Crane said he posted a Facebook message on Oct. 26 informing supporters that the redrawn district lines removed him from the district, and he is no longer a candidate.

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MSNBC’s Capehart to host SMYAL’s Fall Brunch Nov. 6

Ashland Johnson to serve as keynote speaker



Gay journalist Jonathan Capehart will host SMYAL’s Fall Brunch. (Blade file photo by Michael Key)

Pulitzer Prizing-winning gay journalist Jonathan Capehart, the anchor of MSNBC’s “Sunday Show with Jonathan Capehart,” will serve as host for the 24th Annual SMYAL Fall Brunch scheduled for Saturday, Nov. 6, at D.C.’s Marriott Marquis Hotel.

The annual Fall Brunch serves as one of the largest fundraising events for SMYAL, which advocates and provides services for LGBTQ youth in the D.C. metropolitan area. 

“Each year, a community of advocates, changemakers, and supporters comes together at the Fall Brunch to raise much-needed funds to support and expand critical programs and services for queer and trans youth in the DMV area,” a statement released by the organization says.

The statement says attorney and former Division I women’s collegiate basketball athlete Ashland Johnson will be the keynote speaker at the SMYAL Fall Brunch. Johnson founded the sports project called The Inclusion Playbook, which advocates for racial justice and LGBTQ inclusion in sports.

Other speakers include Zahra Wardrick, a SMYAL program participant and youth poet; and Leandra Nichola, a parent of attendees of Little SMYALs, a program that SMYAL says provides support for “the youngest members of the LGBTQ community” at ages 6-12. The SMYAL statement says Nichola is the owner and general manager of the Takoma Park, Md., based café, bar, retail, and bubble tea shop called Main Street Pearl.

According to the statement, the SMYAL Fall Brunch, including a planned silent auction, will be live streamed through SMYAL’s Facebook page for participants who may not be able to attend in person. For those attending the event in person, proof of COVID-19 vaccination will be required, and masks will also be required for all attendees when not actively eating or drinking, the statement says.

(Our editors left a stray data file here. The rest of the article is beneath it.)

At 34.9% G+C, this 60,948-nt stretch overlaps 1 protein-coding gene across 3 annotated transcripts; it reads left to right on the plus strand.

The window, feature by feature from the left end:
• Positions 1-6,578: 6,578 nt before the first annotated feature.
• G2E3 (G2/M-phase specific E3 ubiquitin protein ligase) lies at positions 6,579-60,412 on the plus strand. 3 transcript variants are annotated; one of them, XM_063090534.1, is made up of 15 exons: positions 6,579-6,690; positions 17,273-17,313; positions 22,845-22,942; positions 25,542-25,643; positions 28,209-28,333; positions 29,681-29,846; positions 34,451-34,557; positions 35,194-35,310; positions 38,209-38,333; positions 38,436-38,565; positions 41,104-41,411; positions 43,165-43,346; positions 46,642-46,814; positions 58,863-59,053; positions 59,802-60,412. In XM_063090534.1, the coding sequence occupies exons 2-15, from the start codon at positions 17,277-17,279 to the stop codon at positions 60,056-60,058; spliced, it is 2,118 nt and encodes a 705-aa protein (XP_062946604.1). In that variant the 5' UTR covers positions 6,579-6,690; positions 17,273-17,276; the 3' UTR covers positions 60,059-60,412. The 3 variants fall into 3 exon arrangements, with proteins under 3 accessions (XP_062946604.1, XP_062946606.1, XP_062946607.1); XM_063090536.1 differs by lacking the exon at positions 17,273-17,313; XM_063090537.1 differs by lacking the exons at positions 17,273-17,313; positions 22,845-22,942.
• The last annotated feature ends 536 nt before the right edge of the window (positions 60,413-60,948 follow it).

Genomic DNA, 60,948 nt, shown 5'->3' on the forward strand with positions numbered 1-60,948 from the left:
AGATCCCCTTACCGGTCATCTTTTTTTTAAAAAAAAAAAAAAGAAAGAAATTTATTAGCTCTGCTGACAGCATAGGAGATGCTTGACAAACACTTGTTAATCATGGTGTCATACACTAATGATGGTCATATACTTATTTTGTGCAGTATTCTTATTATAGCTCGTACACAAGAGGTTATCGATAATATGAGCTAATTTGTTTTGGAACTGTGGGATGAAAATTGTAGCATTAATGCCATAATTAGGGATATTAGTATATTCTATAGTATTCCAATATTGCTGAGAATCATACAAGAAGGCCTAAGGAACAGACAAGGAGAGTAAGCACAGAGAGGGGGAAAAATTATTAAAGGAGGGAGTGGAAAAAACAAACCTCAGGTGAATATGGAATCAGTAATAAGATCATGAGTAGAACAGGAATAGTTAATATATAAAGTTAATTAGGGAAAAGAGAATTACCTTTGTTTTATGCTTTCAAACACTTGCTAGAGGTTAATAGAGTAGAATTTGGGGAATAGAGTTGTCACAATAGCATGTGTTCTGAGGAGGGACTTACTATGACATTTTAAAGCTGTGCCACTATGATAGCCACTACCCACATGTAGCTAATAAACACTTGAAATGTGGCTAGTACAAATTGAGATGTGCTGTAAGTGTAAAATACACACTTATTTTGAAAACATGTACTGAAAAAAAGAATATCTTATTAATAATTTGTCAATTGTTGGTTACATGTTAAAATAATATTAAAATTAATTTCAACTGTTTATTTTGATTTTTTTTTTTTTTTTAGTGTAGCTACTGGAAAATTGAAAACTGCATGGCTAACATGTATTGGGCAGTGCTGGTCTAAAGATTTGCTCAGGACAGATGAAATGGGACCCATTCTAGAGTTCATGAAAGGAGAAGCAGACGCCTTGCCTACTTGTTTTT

The statement says that for attendees and supporters, the Fall Brunch is “a community celebration of how your support has not only made it possible for SMYAL to continue to serve LGBTQ youth through these challenging times, it’s allowed our programs to grow and deepen.”

Adds the statement, “From affirming mental health support and housing to fostering community spaces and youth leadership training, we will continue to be there for queer and trans youth together.”

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State Department acknowledges Intersex Awareness Day

Special LGBTQ rights envoy moderated activist roundtable



State Department (public domain photo)

The State Department on Tuesday acknowledged the annual Intersex Awareness Day.

“We proudly recognize the voices and human rights of intersex people around the world,” said State Department spokesperson Ned Price in a statement. “The Department of State is committed to promoting and protecting the rights, dignity, and equality of all individuals, including intersex persons.”

Price in his statement said U.S. foreign policy seeks to “pursue an end to violence and discrimination on the basis of gender, sexual orientation, gender identity or expression, and sex characteristics, while acknowledging the intersections with disability, race, ethnicity, religion, national origin, or other status.” Price also acknowledged intersex people “are subject to violence, discrimination, and abuse on the basis of their sex characteristics” and “many intersex persons, including children, experience invasive, unnecessary, and sometimes irreversible medical procedures.” 

“The department supports the empowerment of movements and organizations advancing the human rights of intersex persons and the inclusion of intersex persons in the development of policies that impact their enjoyment of human rights,” he said.

Jessica Stern, the special U.S. envoy for the promotion of LGBTQ rights abroad, on Tuesday moderated a virtual panel with intersex activists from around the world.

Intersex Awareness Day commemorates the world’s first-ever intersex protest that took place in Boston on Oct. 26, 1996.

Dana Zzyym, an intersex U.S. Navy veteran who identifies as non-binary, in 2015 filed a federal lawsuit against the State Department after it denied their application for a passport with their sex listed as “X.” The State Department in June announced it would begin to issue gender-neutral passports and documents for American citizens who were born overseas.

The U.S. and more than 50 other countries earlier this month signed a statement that urges the U.N. Human Rights Council to protect the rights of intersex people.